Dictionary of National Biography, 1885-1900/Brenton, Edward Pelham

From Wikisource
Jump to navigation Jump to search

BRENTON, EDWARD PELHAM (1774–1839), captain in the royal navy, younger brother of Vice-admiral Sir Jahleel Brenton [q. v.], was born at Rhode Island on 20 July 1774. He entered the navy in 1788, and, after serving in the East Indies and in the Channel fleet, waa made lieutenant on 27 May 1795. His services in that rank in the North Sea, on the Newfoundland station, and in the West Indies, call for no special notice. On 29 April 1802 he was made commander, and on the renewal of the war in 1803 was appointed to the command of the Merlin, and employed in the blockade of the north coast of France. On 16 Dec. 1803 he succeeded in a gallant attempt to destroy the Shannon frigate, which had got on shore not far from Cape Barfleur, and had been taken possession of by the French. In January 1805 he was appointed to the Amaranthe brig, in which he cruised with some success in the North Sea; and in 1808 he was sent to the West Indies, where, for his distinguished gallantry in the attack on a small French squadron under the batteries of St. Pierre of Martinique, he was advanced to post rank, his commission being dated back to 13 Dec. 1808, the day of the action. Anticipating his promotion, the admiral. Sir Alexander Cochrane, had appointed him acting captain of the Pompée (74), bearing the broad pennant of Commodore Cockburn, under whose immediate command he served with the brigade of seamen landed for the reduction of Martinique. He afterwards returned to Europe, with the commodore, in the Belleisle, in charge of the garrison, who, according to the capitulation, were to be conveyed to France and there exchanged. As, however, the French government refused to restore an equivalent number of English, the prisoners, to the number of 2,400, were carried to Portsmouth and detained there till the end of the war. Captain Brenton was afterwards employed in convoy service, and in August 1810 was appointed to command the Spartan frigate, in succession to his brother [see: {sc|Brenton, Sir Jahleel}}]. In the course of 1811 the Spartan was sent to North America, and continued on that station during the greater part of the war with the United States, but met with no opportunity of distinguished service. She returned to England in the autumn of 1813, when Brenton went on half-pay; nor did he ever serve again, with the exception of a few months in the summer of 1815, when he acted as flag-captain to Rear-admiral Sir Benjamin Hallowell.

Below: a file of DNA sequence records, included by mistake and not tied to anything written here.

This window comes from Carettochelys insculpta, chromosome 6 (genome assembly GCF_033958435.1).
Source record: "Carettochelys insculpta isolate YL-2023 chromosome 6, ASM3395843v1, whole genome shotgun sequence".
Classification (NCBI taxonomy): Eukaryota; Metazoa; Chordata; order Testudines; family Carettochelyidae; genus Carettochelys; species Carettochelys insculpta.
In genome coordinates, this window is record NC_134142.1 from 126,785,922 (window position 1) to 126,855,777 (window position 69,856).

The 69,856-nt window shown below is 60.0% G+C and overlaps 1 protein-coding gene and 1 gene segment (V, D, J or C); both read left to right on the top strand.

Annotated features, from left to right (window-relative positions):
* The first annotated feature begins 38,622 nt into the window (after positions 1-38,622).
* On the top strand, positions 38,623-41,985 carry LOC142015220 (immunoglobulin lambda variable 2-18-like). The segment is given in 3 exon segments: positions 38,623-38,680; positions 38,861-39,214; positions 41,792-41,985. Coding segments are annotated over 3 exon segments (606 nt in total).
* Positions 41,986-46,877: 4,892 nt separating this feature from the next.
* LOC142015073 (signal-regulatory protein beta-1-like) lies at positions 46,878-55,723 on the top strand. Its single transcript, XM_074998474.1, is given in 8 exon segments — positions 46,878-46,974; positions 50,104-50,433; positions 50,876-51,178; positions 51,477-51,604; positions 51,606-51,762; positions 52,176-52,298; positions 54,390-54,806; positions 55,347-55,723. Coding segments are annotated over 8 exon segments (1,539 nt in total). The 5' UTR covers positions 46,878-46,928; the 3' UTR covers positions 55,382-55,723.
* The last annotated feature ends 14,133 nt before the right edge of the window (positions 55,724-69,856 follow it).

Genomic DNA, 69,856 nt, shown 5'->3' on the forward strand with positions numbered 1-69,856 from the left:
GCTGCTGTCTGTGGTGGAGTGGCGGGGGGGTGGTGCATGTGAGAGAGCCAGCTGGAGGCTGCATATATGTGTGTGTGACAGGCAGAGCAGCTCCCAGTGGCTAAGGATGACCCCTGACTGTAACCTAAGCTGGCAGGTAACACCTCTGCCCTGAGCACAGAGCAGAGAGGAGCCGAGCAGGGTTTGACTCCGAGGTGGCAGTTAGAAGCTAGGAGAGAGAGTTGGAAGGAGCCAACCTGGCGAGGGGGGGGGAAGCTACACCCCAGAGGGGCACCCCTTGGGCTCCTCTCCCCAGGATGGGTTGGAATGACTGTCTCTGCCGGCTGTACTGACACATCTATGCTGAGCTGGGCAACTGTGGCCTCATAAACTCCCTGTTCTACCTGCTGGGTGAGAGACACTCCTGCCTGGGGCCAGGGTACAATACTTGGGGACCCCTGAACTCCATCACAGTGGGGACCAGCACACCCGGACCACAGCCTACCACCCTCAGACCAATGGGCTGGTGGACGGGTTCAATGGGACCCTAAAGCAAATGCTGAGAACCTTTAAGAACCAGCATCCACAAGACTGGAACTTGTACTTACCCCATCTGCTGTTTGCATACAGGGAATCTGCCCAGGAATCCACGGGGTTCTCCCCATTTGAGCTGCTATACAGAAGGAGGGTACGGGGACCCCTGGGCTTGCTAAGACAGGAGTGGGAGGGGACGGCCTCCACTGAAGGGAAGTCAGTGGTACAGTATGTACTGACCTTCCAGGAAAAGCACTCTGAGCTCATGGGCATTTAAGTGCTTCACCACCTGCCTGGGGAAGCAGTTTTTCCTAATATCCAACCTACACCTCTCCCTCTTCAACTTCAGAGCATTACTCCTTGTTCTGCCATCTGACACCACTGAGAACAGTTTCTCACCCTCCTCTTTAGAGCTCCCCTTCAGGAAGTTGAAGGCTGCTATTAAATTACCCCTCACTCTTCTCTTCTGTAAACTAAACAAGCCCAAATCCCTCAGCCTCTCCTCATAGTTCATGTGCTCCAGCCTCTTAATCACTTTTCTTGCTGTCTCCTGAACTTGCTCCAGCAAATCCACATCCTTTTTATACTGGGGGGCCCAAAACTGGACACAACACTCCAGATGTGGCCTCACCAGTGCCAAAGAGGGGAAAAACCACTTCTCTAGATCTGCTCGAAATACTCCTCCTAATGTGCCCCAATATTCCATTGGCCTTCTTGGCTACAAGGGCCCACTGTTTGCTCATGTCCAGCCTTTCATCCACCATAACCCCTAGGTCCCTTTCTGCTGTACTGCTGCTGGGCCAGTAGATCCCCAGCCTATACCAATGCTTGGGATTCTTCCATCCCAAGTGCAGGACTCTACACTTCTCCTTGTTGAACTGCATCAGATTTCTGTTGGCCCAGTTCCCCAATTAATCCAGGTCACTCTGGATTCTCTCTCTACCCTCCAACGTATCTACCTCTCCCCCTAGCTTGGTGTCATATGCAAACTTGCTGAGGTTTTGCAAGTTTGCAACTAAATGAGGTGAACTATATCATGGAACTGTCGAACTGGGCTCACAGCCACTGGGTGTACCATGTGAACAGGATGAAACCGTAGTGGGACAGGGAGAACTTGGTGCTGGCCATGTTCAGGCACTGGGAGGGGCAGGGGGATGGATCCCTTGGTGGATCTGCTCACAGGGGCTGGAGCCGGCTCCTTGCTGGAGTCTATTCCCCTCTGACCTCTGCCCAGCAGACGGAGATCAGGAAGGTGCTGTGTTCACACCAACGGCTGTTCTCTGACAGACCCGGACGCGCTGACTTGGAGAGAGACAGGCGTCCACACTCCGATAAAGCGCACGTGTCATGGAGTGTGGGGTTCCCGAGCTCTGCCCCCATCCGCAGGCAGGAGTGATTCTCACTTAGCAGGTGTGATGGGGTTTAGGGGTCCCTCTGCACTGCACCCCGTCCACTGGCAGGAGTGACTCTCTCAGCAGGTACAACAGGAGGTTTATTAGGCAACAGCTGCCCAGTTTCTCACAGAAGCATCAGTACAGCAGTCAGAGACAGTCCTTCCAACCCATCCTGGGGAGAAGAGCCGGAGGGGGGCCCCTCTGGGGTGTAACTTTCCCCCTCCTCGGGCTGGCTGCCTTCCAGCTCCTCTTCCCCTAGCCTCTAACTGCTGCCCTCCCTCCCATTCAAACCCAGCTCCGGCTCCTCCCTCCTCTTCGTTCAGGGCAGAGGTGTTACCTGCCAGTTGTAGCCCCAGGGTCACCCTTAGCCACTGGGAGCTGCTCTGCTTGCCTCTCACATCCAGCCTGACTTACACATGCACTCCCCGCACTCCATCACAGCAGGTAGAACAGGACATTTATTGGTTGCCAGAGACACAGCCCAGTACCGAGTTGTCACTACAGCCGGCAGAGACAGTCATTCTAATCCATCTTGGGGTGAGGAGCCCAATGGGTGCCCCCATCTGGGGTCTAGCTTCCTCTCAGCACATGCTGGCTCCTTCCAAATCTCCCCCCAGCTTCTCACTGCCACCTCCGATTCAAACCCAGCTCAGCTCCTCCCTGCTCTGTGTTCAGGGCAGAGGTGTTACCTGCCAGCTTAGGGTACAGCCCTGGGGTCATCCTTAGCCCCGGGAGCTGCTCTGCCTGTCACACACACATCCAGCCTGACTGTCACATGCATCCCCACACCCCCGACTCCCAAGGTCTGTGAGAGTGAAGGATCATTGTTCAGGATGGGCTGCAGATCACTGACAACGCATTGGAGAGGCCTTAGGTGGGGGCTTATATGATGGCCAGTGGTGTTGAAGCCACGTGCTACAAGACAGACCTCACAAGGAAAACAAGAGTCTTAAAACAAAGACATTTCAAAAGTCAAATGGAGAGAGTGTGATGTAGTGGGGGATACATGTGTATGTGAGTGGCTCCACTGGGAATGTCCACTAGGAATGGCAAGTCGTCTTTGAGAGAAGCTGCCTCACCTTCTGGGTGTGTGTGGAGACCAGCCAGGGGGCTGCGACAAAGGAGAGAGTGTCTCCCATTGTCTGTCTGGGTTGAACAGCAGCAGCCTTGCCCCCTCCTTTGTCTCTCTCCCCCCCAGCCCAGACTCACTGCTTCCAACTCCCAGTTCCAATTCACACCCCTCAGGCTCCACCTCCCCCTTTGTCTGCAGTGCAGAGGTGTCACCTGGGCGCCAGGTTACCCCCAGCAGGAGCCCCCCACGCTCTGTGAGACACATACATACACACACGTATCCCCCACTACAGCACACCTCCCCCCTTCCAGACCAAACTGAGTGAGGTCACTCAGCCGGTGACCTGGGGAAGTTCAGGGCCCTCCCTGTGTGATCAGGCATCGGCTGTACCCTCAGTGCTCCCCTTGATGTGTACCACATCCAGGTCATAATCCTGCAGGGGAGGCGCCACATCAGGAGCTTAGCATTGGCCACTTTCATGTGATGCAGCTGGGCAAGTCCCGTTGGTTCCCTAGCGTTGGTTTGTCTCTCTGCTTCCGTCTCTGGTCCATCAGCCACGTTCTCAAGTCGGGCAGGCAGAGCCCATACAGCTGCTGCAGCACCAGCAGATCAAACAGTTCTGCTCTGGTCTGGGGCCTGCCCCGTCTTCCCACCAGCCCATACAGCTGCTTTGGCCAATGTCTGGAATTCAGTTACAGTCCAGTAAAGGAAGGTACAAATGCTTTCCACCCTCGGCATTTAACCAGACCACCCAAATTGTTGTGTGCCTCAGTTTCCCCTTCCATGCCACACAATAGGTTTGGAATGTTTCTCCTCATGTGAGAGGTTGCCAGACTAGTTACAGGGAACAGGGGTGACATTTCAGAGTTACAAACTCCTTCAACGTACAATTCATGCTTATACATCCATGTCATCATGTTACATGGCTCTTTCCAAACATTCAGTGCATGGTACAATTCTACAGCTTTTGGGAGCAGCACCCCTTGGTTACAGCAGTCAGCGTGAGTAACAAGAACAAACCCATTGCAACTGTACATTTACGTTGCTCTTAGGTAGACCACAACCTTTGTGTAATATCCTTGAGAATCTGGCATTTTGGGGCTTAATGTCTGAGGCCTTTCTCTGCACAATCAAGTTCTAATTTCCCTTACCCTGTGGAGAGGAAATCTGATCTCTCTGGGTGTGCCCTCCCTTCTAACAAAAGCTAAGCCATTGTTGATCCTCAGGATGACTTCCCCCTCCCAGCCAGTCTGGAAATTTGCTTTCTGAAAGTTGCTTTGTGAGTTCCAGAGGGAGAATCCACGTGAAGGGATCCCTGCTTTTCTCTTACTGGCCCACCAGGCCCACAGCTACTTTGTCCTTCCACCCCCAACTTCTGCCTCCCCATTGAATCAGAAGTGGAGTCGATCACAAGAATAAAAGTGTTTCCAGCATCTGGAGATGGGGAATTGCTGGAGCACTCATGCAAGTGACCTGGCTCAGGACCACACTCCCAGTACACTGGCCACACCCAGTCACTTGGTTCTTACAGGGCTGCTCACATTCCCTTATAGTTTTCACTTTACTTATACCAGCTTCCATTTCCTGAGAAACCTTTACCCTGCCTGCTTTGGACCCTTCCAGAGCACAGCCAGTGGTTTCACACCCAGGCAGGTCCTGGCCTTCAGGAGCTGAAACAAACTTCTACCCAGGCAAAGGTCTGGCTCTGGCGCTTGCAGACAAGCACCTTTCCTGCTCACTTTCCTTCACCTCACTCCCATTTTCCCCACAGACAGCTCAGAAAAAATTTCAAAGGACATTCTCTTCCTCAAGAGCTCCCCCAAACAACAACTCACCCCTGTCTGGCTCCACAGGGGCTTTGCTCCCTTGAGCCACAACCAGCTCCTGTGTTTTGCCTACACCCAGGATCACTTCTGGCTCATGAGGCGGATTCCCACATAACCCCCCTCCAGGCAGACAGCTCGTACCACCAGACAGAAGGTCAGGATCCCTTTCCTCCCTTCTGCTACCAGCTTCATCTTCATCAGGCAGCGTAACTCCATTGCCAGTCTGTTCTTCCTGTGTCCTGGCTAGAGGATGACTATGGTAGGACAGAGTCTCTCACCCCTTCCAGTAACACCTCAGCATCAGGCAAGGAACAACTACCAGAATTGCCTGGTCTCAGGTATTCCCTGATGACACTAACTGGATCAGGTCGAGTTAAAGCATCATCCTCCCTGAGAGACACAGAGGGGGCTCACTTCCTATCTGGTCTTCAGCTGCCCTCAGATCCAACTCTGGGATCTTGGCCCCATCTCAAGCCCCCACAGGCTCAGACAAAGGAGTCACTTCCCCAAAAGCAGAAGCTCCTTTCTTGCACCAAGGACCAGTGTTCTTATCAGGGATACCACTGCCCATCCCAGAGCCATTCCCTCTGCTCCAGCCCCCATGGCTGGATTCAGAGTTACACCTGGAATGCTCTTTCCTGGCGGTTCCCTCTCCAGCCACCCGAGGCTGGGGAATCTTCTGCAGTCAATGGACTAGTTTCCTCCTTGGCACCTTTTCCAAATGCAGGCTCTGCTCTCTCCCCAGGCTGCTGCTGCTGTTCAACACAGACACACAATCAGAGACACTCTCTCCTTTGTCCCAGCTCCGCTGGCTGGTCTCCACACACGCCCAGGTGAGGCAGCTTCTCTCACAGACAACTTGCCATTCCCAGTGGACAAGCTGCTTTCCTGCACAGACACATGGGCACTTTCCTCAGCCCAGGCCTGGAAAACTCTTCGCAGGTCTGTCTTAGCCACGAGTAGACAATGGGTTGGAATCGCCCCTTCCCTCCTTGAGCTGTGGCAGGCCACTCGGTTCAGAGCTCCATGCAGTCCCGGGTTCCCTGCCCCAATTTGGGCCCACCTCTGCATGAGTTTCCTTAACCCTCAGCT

Brenton now devoted a large portion of his time to literary pursuits, and published in 1833 a 'Naval History of Great Britain from the year 1783 to 1822,' 5 vols. 6vo; and in 1838 the 'Life and Correspondence of John, Earl of St. Vincent,' 2 vols. 8vo. As an office of rank, who had been actively employed during all the important part of the period of his history, his opportunities of gaining information were almost unequalled; but he seems to have been constitutionally incapable of sifting such evidence as came before him, and to have been guided more frequently by prejudice than by judgment. The plan of his work is good and comprehensive, but the execution is feeble, and its authority as to matter of fact is of the slenderest possible. In addition to these more important literary labours, he took an active, and latterly an absorbing, part in he promotion of temperance societies, in the establishment and conduct of the Society for the Relief of Shipwrecked Mariners, and more especially of the Children's Friend Society, the intention of which was, in many respects, better than the results. These, in fact, drew down on him and his management much harsh criticism, which he felt severely, and which to a serious extent embittered the closing years of his life. He died suddenly on 6 April 1839. He married, in March 1803, Margaret Diana, daughter of General Cox, by whom he had a large family.

In addition to the more bulky works already mentioned, he was also the author of 'The Bible and Spade: an Account of the Rise and Progress of the Children's Friend Society.' 1837, 12mo; and of several pamphlets on 'Suppression of Mendicity,' 'Poor Laws,' 'Juvenile Vagrancy,' and similar subjects.

[Marshall's Royal Nav. Biog. v. (suppl. part i.) 411; Memoir of Captain Edward Pelham Brenton, with Sketches of his professional Life and Exertions in the Cause of Humanity as connected with the Children's Friend Society, &c.; Observations upon Brenton's Naval History and Life of the Earl of St. Vincent, by his brother, Vice-admiral Sir Jahleel Brenton, 1842, 8vo, a very one-sided view of Captain Brenton's great merits as an historian and as a philanthropist; Quarterly Review, lxii. 424, a severe, but not too severe, article on the Life of Lord St. Vincent.]

J. K. L.